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Elevated blood sugar levels are associated with an increased risk of colorectal cancer, according to a study led by researchers at Albert Einstein College of Medicine of Yeshiva University.
The Einstein study involved women who were enrolled in the National Institutes of Health's landmark Women's Health Initiative study. For these women, fasting blood sugar and insulin levels had been measured at baseline (i.e., the start of the study) and then several more times over the next 12 years.
By the end of the 12-year period, 81 of the women had developed colorectal cancer. The researchers found that elevated baseline glucose levels were associated with increased colorectal cancer risk—and that women in the highest third of baseline glucose levels were nearly twice as likely to have developed colorectal cancer as women in the lowest third of blood glucose levels. Results were similar when the scientists looked at repeated glucose measurements over time. No association was found between insulin levels and risk for colorectal cancer.
Obesity—usually accompanied by elevated blood levels of insulin and glucose—is a known risk factor for colorectal cancer. Researchers have long suspected that obesity's influence on colorectal cancer risk stems from the elevated insulin levels it causes. But the Einstein study suggests that obesity's impact on this cancer may be due to elevated glucose levels, or to some factor associated with elevated glucose levels.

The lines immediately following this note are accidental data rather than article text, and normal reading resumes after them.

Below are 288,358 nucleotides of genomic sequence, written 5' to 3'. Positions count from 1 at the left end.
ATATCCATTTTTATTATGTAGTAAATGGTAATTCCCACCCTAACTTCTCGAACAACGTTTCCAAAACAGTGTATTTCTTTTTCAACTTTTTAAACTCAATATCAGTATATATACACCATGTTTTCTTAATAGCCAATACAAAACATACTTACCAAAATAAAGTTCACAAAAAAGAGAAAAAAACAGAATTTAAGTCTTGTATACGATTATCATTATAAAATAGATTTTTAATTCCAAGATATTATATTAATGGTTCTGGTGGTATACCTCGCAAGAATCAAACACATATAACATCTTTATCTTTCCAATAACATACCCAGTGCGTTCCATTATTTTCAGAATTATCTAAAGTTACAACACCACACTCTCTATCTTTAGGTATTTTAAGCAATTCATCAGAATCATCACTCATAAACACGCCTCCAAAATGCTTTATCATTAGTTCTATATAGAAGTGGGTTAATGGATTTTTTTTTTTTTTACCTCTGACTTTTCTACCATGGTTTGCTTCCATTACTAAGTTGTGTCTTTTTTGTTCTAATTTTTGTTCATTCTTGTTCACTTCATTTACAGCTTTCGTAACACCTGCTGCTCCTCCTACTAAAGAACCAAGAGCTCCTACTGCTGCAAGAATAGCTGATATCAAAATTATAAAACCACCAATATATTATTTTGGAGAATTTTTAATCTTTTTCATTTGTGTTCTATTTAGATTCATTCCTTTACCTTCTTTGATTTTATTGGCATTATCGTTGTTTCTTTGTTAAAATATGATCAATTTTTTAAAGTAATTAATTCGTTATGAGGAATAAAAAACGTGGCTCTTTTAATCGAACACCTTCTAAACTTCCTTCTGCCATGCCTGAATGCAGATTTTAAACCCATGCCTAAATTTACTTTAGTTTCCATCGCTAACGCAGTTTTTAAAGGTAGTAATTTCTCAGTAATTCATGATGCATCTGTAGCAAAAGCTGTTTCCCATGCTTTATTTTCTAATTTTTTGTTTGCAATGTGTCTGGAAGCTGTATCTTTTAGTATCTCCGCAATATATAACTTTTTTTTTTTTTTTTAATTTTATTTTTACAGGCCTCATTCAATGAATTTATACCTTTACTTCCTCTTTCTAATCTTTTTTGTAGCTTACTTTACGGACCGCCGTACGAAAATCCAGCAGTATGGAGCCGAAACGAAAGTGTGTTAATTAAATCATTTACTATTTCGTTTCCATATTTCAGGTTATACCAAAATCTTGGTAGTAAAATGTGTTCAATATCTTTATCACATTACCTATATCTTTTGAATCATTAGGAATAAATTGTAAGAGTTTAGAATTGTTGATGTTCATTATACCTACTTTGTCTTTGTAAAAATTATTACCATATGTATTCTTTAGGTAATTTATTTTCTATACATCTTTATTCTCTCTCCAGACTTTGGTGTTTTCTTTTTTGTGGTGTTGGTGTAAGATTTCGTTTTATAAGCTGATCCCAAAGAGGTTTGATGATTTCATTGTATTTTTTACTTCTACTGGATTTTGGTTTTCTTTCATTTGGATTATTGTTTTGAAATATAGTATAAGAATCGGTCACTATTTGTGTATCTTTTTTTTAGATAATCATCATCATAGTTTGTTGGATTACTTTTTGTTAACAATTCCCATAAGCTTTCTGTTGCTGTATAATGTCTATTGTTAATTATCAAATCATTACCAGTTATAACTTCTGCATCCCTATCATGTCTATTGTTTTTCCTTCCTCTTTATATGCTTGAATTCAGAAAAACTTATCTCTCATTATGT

"It's possible that elevated glucose levels are linked to increased blood levels of growth factors and inflammatory factors that spur the growth of intestinal polyps, some of which later develop into cancer" said Geoffrey Kabat, Ph.D., a senior epidemiologist at Einstein and lead author of the paper.
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The above story is extracted by The Zestfulness Team from materials in the Albert Einstein College of Medicine news release of November 29, 2011
The article has been published in the online edition of British Journal of Cancer: G C Kabat, M Y Kim, H D Strickler, J M Shikany, D Lane, J Luo, Y Ning, M J Gunter, T E Rohan. A longitudinal study of serum insulin and glucose levels in relation to colorectal cancer risk among postmenopausal women. British Journal of Cancer, 2011; DOI: 10.1038/bjc.2011.512
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